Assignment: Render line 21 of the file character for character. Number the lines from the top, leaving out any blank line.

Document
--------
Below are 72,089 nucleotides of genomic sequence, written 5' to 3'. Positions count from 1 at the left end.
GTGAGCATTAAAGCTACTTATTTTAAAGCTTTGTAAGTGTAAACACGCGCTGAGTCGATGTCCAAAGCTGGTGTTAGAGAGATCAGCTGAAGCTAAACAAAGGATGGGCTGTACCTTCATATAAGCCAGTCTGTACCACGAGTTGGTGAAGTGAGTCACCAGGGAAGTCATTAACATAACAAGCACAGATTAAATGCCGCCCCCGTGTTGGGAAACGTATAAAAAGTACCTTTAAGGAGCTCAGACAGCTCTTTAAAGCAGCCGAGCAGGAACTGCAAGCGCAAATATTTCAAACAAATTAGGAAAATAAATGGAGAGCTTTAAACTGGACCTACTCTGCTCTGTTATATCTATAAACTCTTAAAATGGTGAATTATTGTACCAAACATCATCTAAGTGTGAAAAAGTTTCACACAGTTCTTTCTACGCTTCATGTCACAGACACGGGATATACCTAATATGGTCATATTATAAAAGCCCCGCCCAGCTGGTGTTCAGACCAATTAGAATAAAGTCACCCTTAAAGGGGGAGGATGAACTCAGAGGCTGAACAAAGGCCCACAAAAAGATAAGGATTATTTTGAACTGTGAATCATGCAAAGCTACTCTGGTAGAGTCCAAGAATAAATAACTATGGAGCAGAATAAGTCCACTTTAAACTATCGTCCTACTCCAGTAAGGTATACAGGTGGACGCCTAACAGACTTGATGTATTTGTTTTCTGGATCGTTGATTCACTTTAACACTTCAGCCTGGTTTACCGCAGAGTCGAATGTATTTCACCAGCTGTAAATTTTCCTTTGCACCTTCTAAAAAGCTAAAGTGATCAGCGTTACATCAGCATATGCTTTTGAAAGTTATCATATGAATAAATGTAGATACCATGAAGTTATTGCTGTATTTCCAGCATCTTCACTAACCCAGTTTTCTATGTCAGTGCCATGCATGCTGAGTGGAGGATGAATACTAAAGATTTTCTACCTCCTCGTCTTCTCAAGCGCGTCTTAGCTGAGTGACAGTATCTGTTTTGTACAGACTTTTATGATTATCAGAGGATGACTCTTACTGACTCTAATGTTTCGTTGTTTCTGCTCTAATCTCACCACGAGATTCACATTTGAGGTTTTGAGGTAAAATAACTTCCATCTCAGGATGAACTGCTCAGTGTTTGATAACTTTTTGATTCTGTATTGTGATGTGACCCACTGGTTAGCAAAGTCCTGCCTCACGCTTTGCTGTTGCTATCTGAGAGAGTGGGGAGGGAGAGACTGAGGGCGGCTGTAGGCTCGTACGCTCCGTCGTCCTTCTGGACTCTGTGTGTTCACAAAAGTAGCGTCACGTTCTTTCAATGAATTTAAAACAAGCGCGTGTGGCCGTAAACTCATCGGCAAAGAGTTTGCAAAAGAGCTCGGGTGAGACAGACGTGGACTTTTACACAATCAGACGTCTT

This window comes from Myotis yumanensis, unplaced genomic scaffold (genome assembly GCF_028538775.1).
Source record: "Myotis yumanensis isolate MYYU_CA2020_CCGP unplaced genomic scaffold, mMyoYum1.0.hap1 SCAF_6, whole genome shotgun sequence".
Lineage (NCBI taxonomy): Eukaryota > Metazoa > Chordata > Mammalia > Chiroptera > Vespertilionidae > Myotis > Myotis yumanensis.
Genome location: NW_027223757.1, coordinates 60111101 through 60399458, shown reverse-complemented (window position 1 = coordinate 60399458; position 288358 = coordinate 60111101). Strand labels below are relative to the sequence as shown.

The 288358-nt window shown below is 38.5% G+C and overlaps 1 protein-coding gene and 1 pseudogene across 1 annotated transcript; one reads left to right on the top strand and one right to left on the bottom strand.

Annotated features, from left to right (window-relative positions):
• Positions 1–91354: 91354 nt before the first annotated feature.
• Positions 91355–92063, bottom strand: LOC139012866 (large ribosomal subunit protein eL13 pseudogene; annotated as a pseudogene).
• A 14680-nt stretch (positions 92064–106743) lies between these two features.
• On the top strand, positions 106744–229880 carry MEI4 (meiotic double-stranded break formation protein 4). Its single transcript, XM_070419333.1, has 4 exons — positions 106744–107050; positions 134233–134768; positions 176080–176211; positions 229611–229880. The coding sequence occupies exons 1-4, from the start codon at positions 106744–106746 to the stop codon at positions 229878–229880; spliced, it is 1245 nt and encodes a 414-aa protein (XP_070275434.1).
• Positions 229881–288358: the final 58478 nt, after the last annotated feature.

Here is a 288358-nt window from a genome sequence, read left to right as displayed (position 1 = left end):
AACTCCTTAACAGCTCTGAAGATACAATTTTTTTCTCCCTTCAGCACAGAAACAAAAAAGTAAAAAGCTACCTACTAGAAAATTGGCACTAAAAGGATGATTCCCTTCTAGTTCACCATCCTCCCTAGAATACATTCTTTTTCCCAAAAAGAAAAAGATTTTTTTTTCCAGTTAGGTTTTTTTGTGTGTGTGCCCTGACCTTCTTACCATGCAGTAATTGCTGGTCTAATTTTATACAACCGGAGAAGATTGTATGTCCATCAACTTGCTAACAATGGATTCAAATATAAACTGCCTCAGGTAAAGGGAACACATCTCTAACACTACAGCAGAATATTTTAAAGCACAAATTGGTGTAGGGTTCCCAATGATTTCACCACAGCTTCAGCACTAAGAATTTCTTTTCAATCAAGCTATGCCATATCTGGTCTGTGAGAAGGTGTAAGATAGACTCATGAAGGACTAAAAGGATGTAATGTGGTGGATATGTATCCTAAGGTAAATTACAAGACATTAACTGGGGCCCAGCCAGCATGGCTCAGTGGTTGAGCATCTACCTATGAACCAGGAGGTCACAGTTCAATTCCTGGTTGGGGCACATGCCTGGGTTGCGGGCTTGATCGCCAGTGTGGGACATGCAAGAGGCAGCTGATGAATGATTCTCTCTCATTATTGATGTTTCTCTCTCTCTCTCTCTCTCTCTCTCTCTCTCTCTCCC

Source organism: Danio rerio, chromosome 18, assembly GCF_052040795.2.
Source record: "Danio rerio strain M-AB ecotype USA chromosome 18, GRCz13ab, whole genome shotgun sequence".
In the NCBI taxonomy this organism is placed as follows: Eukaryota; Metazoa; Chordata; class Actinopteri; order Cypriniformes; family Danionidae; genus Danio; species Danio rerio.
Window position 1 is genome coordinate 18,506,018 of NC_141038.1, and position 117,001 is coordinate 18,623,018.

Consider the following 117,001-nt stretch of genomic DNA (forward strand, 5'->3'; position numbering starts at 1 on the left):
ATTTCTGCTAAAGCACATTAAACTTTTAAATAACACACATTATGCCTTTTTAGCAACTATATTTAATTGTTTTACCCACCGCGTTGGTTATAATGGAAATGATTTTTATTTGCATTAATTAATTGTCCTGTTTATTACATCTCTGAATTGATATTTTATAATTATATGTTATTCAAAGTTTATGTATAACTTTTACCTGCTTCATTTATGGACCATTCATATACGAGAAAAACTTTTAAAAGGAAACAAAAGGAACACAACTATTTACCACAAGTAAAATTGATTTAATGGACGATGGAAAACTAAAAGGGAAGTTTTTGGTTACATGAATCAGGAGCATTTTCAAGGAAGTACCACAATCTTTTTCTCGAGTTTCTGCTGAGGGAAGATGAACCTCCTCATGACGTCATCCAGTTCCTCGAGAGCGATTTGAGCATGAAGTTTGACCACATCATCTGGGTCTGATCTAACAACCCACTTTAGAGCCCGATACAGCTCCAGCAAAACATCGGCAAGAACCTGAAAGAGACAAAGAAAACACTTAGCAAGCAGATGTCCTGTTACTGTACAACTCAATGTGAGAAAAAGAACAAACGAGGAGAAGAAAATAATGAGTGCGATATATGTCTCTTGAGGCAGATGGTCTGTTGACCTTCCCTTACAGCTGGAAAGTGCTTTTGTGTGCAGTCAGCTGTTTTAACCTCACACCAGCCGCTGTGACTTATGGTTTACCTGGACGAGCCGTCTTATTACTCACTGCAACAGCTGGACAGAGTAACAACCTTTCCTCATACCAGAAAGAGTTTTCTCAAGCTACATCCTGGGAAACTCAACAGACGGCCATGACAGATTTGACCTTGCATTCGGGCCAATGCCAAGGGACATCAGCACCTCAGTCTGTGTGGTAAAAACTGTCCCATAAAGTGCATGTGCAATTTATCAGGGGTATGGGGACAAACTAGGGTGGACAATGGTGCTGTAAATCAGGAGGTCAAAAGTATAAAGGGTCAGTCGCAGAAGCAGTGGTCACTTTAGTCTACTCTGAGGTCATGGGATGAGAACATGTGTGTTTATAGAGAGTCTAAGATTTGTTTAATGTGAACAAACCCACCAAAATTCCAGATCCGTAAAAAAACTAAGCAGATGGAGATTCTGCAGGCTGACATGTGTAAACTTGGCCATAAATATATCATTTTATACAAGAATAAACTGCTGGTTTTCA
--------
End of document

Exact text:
ATTTCTGCTAAAGCACATTAAACTTTTAAATAACACACATTATGCCTTTTTAGCAACTATATTTAATTGTTTTACCCACCGCGTTGGTTATAATGGAAATGATTTTTATTTGCATTAATTAATTGTCCTGTTTATTACATCTCTGAATTGATATTTTATAATTATATGTTATTCAAAGTTTATGTATAACTTTTACCTGCTTCATTTATGGACCATTCATATACGAGAAAAACTTTTAAAAGGAAACAAAAGGAACACAACTATTTACCACAAGTAAAATTGATTTAATGGACGATGGAAAACTAAAAGGGAAGTTTTTGGTTACATGAATCAGGAGCATTTTCAAGGAAGTACCACAATCTTTTTCTCGAGTTTCTGCTGAGGGAAGATGAACCTCCTCATGACGTCATCCAGTTCCTCGAGAGCGATTTGAGCATGAAGTTTGACCACATCATCTGGGTCTGATCTAACAACCCACTTTAGAGCCCGATACAGCTCCAGCAAAACATCGGCAAGAACCTGAAAGAGACAAAGAAAACACTTAGCAAGCAGATGTCCTGTTACTGTACAACTCAATGTGAGAAAAAGAACAAACGAGGAGAAGAAAATAATGAGTGCGATATATGTCTCTTGAGGCAGATGGTCTGTTGACCTTCCCTTACAGCTGGAAAGTGCTTTTGTGTGCAGTCAGCTGTTTTAACCTCACACCAGCCGCTGTGACTTATGGTTTACCTGGACGAGCCGTCTTATTACTCACTGCAACAGCTGGACAGAGTAACAACCTTTCCTCATACCAGAAAGAGTTTTCTCAAGCTACATCCTGGGAAACTCAACAGACGGCCATGACAGATTTGACCTTGCATTCGGGCCAATGCCAAGGGACATCAGCACCTCAGTCTGTGTGGTAAAAACTGTCCCATAAAGTGCATGTGCAATTTATCAGGGGTATGGGGACAAACTAGGGTGGACAATGGTGCTGTAAATCAGGAGGTCAAAAGTATAAAGGGTCAGTCGCAGAAGCAGTGGTCACTTTAGTCTACTCTGAGGTCATGGGATGAGAACATGTGTGTTTATAGAGAGTCTAAGATTTGTTTAATGTGAACAAACCCACCAAAATTCCAGATCCGTAAAAAAACTAAGCAGATGGAGATTCTGCAGGCTGACATGTGTAAACTTGGCCATAAATATATCATTTTATACAAGAATAAACTGCTGGTTTTCA